For the past three decades I have been dancing with illness. The title is therefore very relevant to my experience and also to that of others who I know have asked themselves this same question.
One illness I suffered with was caused by a tumour in my left psoas muscle. This had several implications. One was that sometimes the nerves around the tumour would flare up, and I would be in severe physical pain having to take very strong pain-relief (codeine and morphine) and would be bed-ridden for several days. More recently, I could no longer walk any distance without having to stop every 5 or so minutes to recover from the pain caused by standing upright. There was no chemotherapy or radiation treatment that would work for me, so I was left to accept this as a chronic untreatable condition. Then came the side-effects of the powerful painkillers: my digestive system, which was challenged anyway because I tend to somatise my indigestible emotions, became seriously compromised. I lost my appetite, I lost energy and became very thin and weak. A lot of the time I was experiencing severe pain such that I had to resort to the painkillers and so began a vicious cycle. I would enter an ‘episode ‘ of pain, live through it in a daze of codeine or morphine; the pain would subside and I would then be left with the side-effects of the painkillers: constipation, lack of appetite, irritability, constantly feeling the cold, no energy. Doctors suggested steroid injections and shook their heads in sympathy, indicating that I would have to live with these conditions for the rest of my life, and all they could do was help me ‘manage’ the pain.
Another illness was caused by a tick bite which carried the spirochete Borrelia – and it added to my physical discomfort and pain. This illness is – contrary to conventional belief – really untreatable with antibiotics. The spirochetes burrow into any and all tissues and hide – sometimes for years, untouched by the antibiotics. Thus people can have months and years of heavy-duty antibiotics and still carry the disease. I used natural treatments which seemed to help.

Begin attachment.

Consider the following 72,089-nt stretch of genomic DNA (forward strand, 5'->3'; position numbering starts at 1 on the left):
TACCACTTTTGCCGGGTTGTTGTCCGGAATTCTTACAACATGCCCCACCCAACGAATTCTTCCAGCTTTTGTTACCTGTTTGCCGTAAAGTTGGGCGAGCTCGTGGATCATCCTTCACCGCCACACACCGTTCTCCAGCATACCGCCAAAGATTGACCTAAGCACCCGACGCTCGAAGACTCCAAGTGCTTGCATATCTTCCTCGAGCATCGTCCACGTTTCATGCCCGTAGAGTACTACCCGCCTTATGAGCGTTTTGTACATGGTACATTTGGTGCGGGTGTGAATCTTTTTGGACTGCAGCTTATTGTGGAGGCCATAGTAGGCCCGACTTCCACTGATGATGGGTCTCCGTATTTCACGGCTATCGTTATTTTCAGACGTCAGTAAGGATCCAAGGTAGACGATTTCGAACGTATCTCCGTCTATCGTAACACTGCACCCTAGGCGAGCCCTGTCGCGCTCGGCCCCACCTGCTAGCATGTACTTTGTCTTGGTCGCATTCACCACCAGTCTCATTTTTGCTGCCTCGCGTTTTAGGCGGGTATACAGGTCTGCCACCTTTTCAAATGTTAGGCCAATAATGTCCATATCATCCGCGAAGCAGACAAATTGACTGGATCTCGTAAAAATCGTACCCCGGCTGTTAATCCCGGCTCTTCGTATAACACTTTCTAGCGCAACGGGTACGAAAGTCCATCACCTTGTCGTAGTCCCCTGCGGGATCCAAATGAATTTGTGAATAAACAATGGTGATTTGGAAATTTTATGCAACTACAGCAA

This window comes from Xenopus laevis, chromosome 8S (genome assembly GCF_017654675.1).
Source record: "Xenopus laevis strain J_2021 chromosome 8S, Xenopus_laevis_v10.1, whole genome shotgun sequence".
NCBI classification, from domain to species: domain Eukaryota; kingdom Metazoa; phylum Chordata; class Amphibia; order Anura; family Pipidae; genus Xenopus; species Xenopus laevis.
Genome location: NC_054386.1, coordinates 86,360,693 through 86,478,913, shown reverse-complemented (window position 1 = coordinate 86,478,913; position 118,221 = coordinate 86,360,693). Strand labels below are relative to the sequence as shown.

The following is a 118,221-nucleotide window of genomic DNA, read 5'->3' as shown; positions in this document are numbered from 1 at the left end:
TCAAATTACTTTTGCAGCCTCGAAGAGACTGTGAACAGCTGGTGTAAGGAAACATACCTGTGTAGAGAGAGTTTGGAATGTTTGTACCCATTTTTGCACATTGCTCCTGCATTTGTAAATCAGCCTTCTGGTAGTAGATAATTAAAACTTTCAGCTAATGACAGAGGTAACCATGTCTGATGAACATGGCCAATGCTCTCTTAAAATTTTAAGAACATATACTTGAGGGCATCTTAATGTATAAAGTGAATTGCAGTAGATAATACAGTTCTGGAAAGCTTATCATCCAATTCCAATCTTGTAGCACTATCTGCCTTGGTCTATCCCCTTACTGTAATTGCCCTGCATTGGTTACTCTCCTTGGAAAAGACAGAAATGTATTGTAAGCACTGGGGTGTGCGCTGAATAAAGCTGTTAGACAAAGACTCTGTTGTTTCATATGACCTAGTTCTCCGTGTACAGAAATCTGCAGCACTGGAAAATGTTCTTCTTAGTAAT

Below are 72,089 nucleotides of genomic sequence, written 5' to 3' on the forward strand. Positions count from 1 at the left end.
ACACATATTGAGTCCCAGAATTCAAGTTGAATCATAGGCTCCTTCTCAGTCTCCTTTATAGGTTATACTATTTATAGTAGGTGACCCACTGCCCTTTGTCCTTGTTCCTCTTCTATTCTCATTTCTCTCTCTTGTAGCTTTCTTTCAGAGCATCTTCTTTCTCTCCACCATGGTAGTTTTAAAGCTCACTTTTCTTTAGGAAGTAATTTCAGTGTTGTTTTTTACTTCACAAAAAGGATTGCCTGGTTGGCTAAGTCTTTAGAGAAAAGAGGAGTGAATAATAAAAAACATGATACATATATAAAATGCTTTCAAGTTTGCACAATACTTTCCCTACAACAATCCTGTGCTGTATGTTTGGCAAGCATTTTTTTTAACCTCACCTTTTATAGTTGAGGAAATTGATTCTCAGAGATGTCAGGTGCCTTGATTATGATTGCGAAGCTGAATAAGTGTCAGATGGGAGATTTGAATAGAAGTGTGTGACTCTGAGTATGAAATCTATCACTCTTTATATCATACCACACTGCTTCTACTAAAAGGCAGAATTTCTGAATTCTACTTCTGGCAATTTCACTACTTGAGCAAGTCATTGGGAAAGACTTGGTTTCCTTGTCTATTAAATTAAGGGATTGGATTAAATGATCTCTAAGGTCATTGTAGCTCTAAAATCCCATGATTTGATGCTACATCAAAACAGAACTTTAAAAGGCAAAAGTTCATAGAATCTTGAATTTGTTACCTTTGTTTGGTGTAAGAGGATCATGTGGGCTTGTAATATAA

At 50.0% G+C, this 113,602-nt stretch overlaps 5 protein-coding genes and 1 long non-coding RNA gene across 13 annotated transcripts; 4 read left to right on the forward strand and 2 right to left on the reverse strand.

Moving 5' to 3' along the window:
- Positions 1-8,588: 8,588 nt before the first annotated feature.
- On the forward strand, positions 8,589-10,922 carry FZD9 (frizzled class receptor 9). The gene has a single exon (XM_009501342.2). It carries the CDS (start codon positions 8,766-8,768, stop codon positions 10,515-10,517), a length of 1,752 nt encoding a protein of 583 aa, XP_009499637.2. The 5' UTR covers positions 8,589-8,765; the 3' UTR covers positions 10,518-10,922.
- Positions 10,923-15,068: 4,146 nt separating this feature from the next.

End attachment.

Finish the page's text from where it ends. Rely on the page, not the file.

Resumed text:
Underlying all this was my major dis-ease: a life-long subscription to and unquestioned belief in patriarchal values and, as a consequence, an insatiable commitment to striving because of feeling never good enough.
Meanwhile, friends and family felt either helpless or impatient. A frequently experienced attitude in my spiritual circles was that a) I had chosen this myself, b) it was because I wasn’t learning a lesson and c) I was being a victim because I was in pain and I could choose not to be.
At first I let this get to me because I too was subscribing to that uncharitable belief. I felt ashamed and a failure because, try as I might, I could not exercise any control over this body nor push it any longer nor ignore it. So I suffered in silence, since there seemed no way out.
The last three years have been the most challenging. I spent most of the two winters of 2012- 2013 and 2013-2014 in bed, weakened to such an extent that I could barely walk. However, light began to appear at the end of the tunnel.